Gravel Culture: Predicting the future with the Gravel Union crystal ball

Posted By Gravel Union On 8 January 2021

If we learnt anything from 2020, it’s that trying to predict the future is all but impossible to do with any sort of accuracy, but that if you’re going to attempt it, then you should talk to industry experts. So we did, and this is what they see when they gaze into the future….

Ludi Scholz - off-road category manager for Liv bikes

Gravel is fast growing and we are seeing many different interpretations from many brands. I can see some of the more niche experiences merging to create a clear need for us to think more about our offering, but I can’t say much more than that!!!

Mark Beaumont - record breaking adventure cyclist

I’m really hanging on the coat-tails of gravel riding – I was a late converter. I found it, like a lot of people, in the last couple of years, but I’m absolutely loving it and being part of it. I think we’re going to see a lot of people building gravel into their repertoire of riding – we’re going to get a lot of road riders riding gravel as well. I think at the sharp end of gravel, that’s really exciting in terms of performance, but I think the mainstay of gravel is going to be very much about adventure, about travel, about where it can take you. I personally want to take the freedom of bikepacking on a gravel bike and go to some really beautiful and interesting places.

Marc Seekircher – product development manager at Bergamont bikes

Gravel as a trend can't be stopped. The megatrend will surely split up again into specialized sub-groups - into the rather high-end, light and fast bikes, quite close to a road racing bike or a cyclocross bike, and separately the bikes that can do almost anything, with far more comfort than the race-heavy category and then of course the bikes with maximum tire width, power supply and endless installation options for self-supported racing.

Paul Errington – UK gravel event pioneer

Image courtesy of 3T

The groundswell in popularity of gravel riding has managed largely to silence the cries of “it’s all just marketing spin” and gravel bikes have become the go-to bike in many people’s collections. Nomenclature aside, the bikes are now hugely adept, just as at home on the road as they are on twisty singletrack. I think the future will see manufacturers offering more choice of set up and componentry to allow riders to tailor their experience to suit. As for events and usage, we already see diversity in how riders are interpreting this platform from low-and-tucked speed freaks to fully loaded wanderers … Gravel bikes are now produced with the same variety and choice as mountain bikes, allowing event concepts to go in many directions. So, in short - the future is more choice and choice is never a bad thing.

Tom Richey - founder of Ritchey Bikes

There’s a lot of ideas that I’ve wanted to do for years and years (and years). One project I’m working on right now is probably a 40 year old concept – these ideas were probably fantasy jobs but I’ve been waiting for the technology [to catch up]. There are now the materials in existence that make projects possible that weren’t available 5, 10, 20 years ago and that’s really exciting to me in terms of product development. Certain materials would allow us to create the next generation of concepts that haven’t previously been possible. That’s what I’m always on the lookout for and trying to figure out from a materials design perspective.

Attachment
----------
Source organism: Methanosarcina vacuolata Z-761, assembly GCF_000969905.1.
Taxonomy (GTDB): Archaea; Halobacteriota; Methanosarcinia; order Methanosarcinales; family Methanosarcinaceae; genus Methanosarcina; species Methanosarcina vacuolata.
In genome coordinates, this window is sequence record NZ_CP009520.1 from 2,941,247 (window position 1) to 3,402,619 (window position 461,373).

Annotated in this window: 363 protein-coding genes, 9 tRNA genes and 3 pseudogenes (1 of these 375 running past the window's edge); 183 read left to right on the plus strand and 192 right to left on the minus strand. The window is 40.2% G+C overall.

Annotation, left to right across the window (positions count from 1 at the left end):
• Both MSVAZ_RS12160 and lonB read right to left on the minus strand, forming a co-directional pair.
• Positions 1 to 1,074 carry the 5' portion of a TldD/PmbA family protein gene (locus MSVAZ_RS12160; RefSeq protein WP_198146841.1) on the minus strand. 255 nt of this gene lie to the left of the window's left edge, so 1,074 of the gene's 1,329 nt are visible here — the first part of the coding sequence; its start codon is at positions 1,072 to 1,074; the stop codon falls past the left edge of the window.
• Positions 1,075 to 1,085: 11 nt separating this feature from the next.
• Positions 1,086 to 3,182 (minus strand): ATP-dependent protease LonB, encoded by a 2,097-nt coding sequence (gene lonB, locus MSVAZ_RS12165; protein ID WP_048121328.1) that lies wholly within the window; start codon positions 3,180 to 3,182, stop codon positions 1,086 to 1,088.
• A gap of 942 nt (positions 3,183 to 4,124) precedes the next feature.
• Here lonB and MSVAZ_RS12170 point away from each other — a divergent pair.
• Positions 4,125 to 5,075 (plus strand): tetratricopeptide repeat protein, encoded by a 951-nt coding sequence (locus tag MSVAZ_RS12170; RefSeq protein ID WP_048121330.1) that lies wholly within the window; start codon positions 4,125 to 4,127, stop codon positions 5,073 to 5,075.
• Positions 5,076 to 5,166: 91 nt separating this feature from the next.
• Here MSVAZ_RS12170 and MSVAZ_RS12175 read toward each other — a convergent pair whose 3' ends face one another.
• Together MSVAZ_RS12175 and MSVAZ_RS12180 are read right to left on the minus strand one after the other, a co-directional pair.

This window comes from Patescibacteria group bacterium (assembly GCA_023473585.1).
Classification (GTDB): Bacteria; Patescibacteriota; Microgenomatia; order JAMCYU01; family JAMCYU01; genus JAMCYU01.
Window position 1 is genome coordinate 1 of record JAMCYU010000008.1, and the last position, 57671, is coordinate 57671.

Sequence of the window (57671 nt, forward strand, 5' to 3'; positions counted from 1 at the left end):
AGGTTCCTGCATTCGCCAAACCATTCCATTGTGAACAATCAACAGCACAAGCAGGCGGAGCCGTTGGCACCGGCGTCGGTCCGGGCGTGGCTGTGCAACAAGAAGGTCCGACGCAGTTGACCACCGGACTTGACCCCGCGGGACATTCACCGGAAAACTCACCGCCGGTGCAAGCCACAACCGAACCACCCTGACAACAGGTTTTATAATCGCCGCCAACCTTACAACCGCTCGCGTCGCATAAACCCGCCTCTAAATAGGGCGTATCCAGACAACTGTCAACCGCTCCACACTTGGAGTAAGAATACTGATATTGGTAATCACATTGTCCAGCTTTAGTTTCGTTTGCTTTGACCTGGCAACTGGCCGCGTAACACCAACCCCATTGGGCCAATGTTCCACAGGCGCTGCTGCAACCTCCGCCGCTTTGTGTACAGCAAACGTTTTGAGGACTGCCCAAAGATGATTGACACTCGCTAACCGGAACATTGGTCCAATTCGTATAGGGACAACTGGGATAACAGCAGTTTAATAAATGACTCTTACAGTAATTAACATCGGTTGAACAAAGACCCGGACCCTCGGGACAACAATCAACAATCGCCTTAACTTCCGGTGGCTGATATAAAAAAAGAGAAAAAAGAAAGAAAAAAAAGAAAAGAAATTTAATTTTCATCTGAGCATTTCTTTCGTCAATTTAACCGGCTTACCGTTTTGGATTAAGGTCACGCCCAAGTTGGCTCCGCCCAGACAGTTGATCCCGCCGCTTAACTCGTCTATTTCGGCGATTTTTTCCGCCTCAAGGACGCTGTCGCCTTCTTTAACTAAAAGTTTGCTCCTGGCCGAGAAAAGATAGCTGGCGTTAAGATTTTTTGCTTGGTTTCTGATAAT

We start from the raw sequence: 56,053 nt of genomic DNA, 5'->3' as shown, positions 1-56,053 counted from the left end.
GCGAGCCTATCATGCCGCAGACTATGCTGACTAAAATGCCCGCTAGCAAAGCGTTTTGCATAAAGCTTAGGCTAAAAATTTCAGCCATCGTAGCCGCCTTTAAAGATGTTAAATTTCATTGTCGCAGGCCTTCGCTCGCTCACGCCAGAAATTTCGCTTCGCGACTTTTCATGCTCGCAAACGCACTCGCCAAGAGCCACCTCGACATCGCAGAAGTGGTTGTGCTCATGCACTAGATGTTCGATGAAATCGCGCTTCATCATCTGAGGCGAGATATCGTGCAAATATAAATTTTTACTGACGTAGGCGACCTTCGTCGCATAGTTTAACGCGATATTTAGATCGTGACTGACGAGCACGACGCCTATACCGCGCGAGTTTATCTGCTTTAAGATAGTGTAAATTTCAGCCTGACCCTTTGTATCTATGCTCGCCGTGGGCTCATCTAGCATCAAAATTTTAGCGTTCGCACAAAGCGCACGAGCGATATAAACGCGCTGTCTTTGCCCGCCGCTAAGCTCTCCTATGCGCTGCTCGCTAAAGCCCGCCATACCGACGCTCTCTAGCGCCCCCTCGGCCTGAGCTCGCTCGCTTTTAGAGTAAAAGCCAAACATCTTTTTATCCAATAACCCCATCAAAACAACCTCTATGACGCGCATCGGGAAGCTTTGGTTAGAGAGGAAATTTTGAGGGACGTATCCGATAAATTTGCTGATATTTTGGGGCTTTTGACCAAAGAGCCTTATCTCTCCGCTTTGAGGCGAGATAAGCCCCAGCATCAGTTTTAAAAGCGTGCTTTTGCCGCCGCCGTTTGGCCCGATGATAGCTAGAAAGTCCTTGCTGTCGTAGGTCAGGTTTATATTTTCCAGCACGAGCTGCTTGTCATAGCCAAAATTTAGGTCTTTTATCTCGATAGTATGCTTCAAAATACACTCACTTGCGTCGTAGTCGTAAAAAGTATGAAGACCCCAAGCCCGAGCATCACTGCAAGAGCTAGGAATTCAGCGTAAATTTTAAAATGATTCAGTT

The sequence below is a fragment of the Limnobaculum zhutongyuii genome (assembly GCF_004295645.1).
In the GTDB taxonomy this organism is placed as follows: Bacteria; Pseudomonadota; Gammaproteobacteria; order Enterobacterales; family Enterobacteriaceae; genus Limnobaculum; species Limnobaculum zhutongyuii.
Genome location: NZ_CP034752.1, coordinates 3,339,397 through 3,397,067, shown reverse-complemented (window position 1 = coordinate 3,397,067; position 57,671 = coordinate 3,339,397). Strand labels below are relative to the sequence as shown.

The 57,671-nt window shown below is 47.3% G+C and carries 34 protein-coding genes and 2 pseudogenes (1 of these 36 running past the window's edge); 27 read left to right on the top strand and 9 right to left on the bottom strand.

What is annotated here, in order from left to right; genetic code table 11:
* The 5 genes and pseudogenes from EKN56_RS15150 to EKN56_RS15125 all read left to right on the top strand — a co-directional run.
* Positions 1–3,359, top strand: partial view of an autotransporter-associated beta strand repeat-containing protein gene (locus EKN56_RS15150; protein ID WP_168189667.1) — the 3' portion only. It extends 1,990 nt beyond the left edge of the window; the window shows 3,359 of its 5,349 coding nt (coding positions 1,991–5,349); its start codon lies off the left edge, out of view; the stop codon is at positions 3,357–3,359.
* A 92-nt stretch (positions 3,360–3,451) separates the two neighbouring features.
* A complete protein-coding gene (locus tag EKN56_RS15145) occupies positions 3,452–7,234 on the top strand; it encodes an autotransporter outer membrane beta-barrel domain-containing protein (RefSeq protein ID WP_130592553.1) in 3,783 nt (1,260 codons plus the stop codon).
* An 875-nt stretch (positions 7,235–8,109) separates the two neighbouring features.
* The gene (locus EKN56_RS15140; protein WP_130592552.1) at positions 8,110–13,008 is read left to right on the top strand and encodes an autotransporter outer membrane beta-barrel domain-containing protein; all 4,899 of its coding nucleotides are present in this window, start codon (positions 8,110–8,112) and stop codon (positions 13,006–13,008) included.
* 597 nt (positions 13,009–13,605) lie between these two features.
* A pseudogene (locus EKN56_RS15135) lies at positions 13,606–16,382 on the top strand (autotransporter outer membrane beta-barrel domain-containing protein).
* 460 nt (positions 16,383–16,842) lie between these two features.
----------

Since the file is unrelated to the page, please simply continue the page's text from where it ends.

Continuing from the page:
Frank Greifzu – product manager at Cube bikes:

New concepts pop up and there is no ban on thinking in the gravel world. Major suppliers offer gravel suspension forks, brands show up with full-suspension or soft-tail frames, tyres and handle bars sometimes exceed the widths of an average 1990s mountain bike. More people will take a fancy to bike packing which has its own specific requirements to the whole bike. It is great to see all these fancy subsegments thriving. We as CUBE will focus more on the moderate majority of gravel pilots. Riders who want to get away from traffic and appreciate the feeling of independence and freedom. A bike category that throws a bridge between commuting, training laps and trail riding. Switch from work to party mode wherever and whenever you want.

Janosch Wintermantel – marketing manager at Scott bikes for road, triathlon and gravel bikes

I believe that gravel will become way more than a trend. Personally, I believe that a big chunk of road riders will switch to gravel in the next ten years.

What do the Gravel Union team predict?

Seeing as we spend every minute at work thinking about gravel riding, you would hope that gives us some insight into where things are going! On a big picture scale, the gravel scene is going to keep growing. Recent world events have shown many cyclists that they need to make of what they have on their doorstep and a gravel bike has been the perfect tool for this. From a more detailed perspective, we see greater tyre clearance as being a driving force behind product design – we predict 45mm will be the new entry point and clearance of 50mm+ will become more common – the ‘monstercross’ effect is here to stay. We also predict a return in popularity of 2x drivetrains – perhaps controversial, but we think there’s still plenty of life in the front mech yet! Finally, the gravel events market will continue to diversify – we think there will be complimentary streams – one based around the ride local/minimum impact/fit-it-in-when-you-can ethos and one based on a festival feel with riding, music, exhibitions and a huge feel-good factor.

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